Top 5 Networking Tips For Job Seekers

By Jeff Gillis

Being skilled at your job, having the right qualifications and work experience and having a finely tuned cover letter and resume are all excellent tools to have in your job seeking tool box, but there’s one tool that too often gets overlooked…networking to find a job.

How many times have you heard the phrase, “It’s not what you know…it’s who you know.”?

When it comes to job seeking, knowing the right people and leveraging those relationships responsibly through networking can make your job seeking quest infinitely easier.

Knowing someone who knows someone else can help move your finely tuned cover letter and resume out of the massive computer sorted “submission” pile and into the hands of the hiring manager, which in turn can help transform you from job seeker to gainfully employed.

Proper networking can also mean hearing ahead of time that a department is hiring, or that a job you’ve been angling for is opening up…even before the listing is posted! In many cases, solid industry connections are just as important in the quest for a new job as the skills and knowledge you bring to the table.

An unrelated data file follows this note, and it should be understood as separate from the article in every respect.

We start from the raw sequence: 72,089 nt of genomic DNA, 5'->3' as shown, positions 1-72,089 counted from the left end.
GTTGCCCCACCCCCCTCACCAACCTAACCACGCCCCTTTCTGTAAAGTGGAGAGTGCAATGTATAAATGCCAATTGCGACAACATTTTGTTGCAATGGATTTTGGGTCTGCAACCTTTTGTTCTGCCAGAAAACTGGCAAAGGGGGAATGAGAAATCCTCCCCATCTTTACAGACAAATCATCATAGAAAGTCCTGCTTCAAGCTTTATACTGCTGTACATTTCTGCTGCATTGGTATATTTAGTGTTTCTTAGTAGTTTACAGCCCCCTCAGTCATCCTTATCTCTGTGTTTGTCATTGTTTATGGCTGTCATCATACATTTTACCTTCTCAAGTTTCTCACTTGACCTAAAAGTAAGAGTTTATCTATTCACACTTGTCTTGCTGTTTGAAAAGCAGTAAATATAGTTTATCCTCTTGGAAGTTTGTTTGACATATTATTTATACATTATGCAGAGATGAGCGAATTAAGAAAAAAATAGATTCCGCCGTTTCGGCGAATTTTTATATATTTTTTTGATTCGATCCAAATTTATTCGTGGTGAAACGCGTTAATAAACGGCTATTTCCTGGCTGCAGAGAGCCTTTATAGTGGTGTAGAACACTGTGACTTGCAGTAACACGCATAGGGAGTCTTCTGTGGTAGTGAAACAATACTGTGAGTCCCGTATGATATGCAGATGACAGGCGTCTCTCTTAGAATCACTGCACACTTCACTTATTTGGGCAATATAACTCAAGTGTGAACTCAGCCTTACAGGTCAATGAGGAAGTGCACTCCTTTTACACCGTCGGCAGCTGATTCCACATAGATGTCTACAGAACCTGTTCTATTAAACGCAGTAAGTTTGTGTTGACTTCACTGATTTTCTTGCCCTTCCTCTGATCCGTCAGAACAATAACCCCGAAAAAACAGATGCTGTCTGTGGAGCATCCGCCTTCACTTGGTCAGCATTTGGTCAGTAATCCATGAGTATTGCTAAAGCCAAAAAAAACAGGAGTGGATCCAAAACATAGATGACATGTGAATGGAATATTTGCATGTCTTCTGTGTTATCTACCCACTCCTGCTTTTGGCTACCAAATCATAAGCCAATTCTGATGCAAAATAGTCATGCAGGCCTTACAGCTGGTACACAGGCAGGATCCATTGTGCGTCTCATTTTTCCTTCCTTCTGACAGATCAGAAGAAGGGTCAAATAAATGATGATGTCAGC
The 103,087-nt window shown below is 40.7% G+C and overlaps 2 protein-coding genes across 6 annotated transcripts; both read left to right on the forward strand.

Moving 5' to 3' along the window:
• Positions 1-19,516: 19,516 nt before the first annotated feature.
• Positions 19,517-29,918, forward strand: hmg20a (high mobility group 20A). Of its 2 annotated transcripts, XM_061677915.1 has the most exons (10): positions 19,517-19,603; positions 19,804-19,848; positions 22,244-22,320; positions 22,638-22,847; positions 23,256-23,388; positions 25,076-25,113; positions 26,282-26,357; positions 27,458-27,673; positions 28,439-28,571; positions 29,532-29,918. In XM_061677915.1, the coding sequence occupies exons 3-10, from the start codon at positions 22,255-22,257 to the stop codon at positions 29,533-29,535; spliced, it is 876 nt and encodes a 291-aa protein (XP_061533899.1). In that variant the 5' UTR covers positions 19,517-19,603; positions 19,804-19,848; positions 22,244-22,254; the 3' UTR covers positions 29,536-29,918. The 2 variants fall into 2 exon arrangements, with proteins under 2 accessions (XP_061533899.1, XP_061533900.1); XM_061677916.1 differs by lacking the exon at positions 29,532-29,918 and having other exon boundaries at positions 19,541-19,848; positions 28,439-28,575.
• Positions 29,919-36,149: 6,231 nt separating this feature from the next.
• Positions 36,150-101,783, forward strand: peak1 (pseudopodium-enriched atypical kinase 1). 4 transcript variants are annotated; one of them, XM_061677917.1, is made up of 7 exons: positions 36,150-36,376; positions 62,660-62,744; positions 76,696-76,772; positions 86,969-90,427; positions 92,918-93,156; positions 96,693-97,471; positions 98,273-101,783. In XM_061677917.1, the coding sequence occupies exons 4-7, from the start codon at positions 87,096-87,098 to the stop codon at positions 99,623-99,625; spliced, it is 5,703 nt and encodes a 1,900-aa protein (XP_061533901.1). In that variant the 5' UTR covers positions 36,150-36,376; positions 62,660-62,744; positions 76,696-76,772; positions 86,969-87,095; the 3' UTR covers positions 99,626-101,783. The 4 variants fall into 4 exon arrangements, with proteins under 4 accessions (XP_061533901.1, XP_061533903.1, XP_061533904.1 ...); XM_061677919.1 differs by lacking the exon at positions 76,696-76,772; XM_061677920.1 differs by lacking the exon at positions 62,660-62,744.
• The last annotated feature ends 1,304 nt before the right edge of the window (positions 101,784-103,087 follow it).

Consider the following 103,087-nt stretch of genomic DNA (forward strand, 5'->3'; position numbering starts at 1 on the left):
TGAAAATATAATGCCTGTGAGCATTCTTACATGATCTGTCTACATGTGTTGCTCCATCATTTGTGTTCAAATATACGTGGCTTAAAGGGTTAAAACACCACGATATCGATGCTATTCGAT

But what exactly is job networking?

In a nutshell, it’s about making genuine contacts and building long term relationships with other people who can either help you directly or connect you with others who can.

Often these relationships can lead to future jobs and opportunities that might not otherwise present themselves.

Solid networking can lead to things like referrals, advice, connections, and professional support.

Of course, in order to use networking in your job search, you have to first build your network, and that starts with a little bit of homework and introspection.

Building a Job Search Network

To become a master of career networking, begin by first identifying what you ultimate employment goal is.

By knowing exactly what you’re looking for, you can begin identifying the people who can help make that a reality.

Keep in mind that your contact list is bigger than just the people you’ve worked with in the past or that you’re working with right now. Your list should include people from all across your social network as well as any groups or organizations you socialize with both personally and professionally.

Good places to look for potential networking contacts include:

  • Groups you play sports with or clubs you belong to.
  • Classmates.
  • Social gatherings.
  • If you’ve graduated, look into your Alumni club.